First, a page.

So back to Calvary, where we can gaze upon the One who gave His life for us. His sacrifice is all-sufficient. At the Cross we can fall on our knees in repentance, tearfully reaching out to the only One who can connect us to a life with God. It’s no good turning to Allah or Buddha, or any other world religion. They can’t help us. The only solution to our lives of sin is forgiveness from Jesus, the Son of God. He said in John 14:6,  “… I am the way, the truth, and the life. No one can come to the Father except through me“. Only Jesus has the words of eternal life.

Dear Lord. We confess before You today our sins. We confess that we have allowed our hearts to grow cold. Please forgive us and help us to return to the place You have prepared for us. For Jesus’ sake. Amen.

Jesus Calling our Name?

“They trust in their wealth and boast of great riches. Yet they cannot redeem themselves from death by paying a ransom to God. Redemption does not come so easily, for no one can ever pay enough to live forever and never see the grave.
But as for me, God will redeem my life. He will snatch me from the power of the grave.”
Psalms‬ ‭49:6-9, 15‬ ‭NLT‬‬

The Psalmist was obviously having a bad day. He looked around his community, perhaps his nation, and observed that there were a lot of rich people, who arrogantly lived a life of luxury. But he pointed out that there was one thing that their money could not buy and that was eternal life. He said, correctly, that they couldn’t take their wealth with them to the grave and beyond. They could not, as one of today’s verses points out, pay God a ransom to keep them alive forever.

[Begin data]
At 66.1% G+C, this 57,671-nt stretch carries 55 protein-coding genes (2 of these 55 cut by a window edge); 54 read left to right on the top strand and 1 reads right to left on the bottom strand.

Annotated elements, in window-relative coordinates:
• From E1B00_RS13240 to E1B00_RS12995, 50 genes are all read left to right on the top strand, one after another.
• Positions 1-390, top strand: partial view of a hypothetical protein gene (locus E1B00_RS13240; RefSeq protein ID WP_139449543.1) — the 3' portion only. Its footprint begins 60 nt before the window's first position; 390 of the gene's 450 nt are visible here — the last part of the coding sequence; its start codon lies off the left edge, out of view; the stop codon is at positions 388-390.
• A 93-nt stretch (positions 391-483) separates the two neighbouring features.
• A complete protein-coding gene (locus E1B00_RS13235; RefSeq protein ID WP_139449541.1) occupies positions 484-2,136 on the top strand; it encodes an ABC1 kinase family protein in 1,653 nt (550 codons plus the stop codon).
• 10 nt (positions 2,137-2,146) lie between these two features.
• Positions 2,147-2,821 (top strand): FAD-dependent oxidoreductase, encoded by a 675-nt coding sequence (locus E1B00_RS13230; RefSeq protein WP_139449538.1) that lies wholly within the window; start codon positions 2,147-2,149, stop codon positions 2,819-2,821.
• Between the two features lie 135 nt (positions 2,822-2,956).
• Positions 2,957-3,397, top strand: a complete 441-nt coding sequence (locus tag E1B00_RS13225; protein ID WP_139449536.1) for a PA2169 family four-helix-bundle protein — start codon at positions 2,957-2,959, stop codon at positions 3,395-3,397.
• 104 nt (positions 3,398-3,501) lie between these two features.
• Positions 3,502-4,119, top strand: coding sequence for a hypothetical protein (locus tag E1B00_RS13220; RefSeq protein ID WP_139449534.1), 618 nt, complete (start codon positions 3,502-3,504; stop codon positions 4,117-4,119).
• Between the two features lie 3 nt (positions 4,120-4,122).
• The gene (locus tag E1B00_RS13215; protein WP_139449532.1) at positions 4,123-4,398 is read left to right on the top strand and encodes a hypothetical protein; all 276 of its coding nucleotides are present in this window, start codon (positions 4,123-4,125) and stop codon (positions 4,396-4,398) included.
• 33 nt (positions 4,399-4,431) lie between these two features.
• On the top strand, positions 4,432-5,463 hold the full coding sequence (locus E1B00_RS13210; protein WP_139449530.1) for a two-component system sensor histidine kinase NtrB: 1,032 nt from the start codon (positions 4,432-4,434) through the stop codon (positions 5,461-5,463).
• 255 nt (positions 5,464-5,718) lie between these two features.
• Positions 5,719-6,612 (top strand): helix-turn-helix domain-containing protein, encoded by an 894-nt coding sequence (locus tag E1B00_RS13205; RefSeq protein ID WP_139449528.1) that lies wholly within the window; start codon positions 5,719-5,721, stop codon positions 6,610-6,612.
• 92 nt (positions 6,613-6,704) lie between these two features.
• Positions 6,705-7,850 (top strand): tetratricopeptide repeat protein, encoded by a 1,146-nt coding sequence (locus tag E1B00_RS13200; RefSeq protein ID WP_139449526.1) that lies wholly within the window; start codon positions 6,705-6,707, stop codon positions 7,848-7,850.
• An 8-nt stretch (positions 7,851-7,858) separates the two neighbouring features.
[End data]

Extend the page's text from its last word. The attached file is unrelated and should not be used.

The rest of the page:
In the world today there is a growing business in cryopreservation, where rich people or their families pay large sums to enable their bodies, or the bodies of their loved ones, to be preserved in liquid nitrogen in the hope that advances in medical science would one day enable them to be resurrected from their frozen state and brought back to life in a Lazarus-like resuscitation. An added twist sees some just having their brains frozen, perhaps in the hope of adding their intelligence to a robotic entity. But all with a faith that one day they will suddenly find themselves lying on a slab, waking up in a new age. It begs the question, would I really want to wake up in this sin-ridden, war-striven, disease-ravaged world? Will mankind ever get its act together to save this world and assure a future for Planet Earth? And all by effectively cocking a snoop at God by saying we can achieve what is needed without His help?